September 20 2014 Latest news:
Thursday, April 3, 2014
Budding Banksys in Norfolk can rest assured their work will go untouched after it emerged that unsightly graffiti will stay put - as long as they keep it clean.
Norfolk County Council revealed this week that it will now only remove graffiti that is “racist or offensive”, due to budget constraints.
But that does not appear to stretch to extreme political slogans, with council staff ignoring the initials of the English Defence League (EDL) during a recent clean-up.
Its policy emerged after officers refused to remove scrawled images from a vandalised underpass in Minstergate, Thetford.
Stuart Wilson, secretary of the Thetford Society, wrote to the council on March 13 asking it to clean up the thoroughfare after it was daubed with spray paint.
The council - which deals with graffiti on underpasses and bridges - told Mr Wilson that it would not scrub out the vandal’s handiwork as it was not offensive enough.
Andrew Wadsworth, county council engineer, said: “Our inspector for the area has visited the subway and we all agree that there is graffiti, but none of it would fit into the offensive category, with the graffiti being incomprehensible tags and the like.
“Unfortunately we do not have a large enough budget to carry out all of our essential works so have to prioritise maintenance works, which means that we cannot remove graffiti purely because it is unsightly.”
An officer has since returned to the underpass to paint over one image which was agreed to be offensive after a follow-up request by Mr Wilson.
All other graffiti in the underpass was left - including the EDL initials.
Mr Wilson said the reaction showed the council “couldn’t care less” about how areas are presented.
“Officers seem to have adopted a policy of ignoring the observations in the Anti Social Behaviour Act 2003 which notes that graffiti can be ‘detrimental to the amenity of an area’.
“Local residents and the Town Council have asked for the site to be cleaned but County policy dictates that residents and visitors have to suffer a sight reminiscent of the worst inner city no-go areas,” he said.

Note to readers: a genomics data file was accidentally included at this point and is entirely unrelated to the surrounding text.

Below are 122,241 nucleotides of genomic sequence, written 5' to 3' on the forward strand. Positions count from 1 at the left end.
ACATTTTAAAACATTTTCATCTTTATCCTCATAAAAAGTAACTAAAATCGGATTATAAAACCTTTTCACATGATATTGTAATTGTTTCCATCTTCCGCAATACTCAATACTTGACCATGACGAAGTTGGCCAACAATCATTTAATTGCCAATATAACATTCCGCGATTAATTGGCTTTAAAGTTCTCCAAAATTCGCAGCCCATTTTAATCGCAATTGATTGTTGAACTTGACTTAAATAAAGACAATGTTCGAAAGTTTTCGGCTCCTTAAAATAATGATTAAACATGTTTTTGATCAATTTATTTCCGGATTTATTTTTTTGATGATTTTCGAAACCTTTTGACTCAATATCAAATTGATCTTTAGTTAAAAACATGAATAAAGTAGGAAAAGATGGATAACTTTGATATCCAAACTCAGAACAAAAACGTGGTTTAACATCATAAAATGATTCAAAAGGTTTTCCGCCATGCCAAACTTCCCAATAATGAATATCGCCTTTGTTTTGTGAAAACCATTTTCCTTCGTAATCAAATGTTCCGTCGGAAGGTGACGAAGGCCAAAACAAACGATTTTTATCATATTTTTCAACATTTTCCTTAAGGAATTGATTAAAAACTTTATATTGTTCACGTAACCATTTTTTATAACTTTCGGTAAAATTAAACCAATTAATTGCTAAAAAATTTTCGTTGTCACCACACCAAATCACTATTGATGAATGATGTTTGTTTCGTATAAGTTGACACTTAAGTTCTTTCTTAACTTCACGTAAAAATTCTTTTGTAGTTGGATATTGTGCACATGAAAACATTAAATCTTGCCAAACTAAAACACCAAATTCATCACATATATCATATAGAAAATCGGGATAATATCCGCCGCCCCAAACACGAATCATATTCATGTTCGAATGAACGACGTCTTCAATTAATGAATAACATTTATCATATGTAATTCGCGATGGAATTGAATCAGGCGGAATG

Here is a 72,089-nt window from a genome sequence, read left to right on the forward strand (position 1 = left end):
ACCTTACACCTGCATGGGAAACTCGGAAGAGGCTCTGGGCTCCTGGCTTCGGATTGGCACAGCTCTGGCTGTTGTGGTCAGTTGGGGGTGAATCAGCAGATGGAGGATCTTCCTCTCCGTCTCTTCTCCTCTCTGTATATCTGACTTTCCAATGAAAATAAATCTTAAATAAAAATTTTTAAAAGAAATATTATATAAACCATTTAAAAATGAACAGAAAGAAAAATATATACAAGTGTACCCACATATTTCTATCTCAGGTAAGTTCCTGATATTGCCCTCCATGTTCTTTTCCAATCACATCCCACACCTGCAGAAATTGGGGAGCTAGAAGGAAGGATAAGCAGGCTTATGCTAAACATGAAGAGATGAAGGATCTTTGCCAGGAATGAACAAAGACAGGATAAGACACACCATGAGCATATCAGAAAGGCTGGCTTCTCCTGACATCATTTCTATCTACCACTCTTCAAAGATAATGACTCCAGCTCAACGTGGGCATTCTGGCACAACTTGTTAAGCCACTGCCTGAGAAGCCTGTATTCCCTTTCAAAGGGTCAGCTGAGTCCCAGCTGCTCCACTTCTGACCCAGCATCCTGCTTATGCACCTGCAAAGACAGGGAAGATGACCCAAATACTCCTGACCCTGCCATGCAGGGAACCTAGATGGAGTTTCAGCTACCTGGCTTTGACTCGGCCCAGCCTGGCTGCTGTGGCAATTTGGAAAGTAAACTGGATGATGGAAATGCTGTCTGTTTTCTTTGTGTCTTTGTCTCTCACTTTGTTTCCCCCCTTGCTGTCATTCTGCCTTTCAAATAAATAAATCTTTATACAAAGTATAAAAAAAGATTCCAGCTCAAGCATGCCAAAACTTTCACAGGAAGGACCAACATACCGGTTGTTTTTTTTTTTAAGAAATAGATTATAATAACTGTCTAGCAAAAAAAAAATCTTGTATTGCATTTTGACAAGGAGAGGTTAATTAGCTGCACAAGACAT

Corinne Fulford, town councillor, said the graffiti was “an embarrassment”.
““I’m exceptionally proud of Thetford and it always saddens me that any local authority needs to spend money on dealing with avoidable issues such as litter and graffiti, however, although often dismissed as the ‘small stuff’ it is this lack of care that directly affects resident’s quality of life and impacts massively on a visitor’s experience.
“I and other colleagues are looking at the potential for a community project that will deal with the eyesore of our underpasses - I am hopeful that our local authorities will be able to find a way of supporting such an approach.”
A spokesman for Norfolk County Council: “On this occasion, our inspector visited the area and although he did see some graffiti, didn’t spot anything offensive on the walls and ceiling.
“Clearly, and regrettably, this was our mistake and we are very sorry if this upset or offended anybody. Upon another inspection, we noticed the offensive item on the ceiling of the underpass and made immediate arrangements to remove the graffiti and did so at 8am two days later.”
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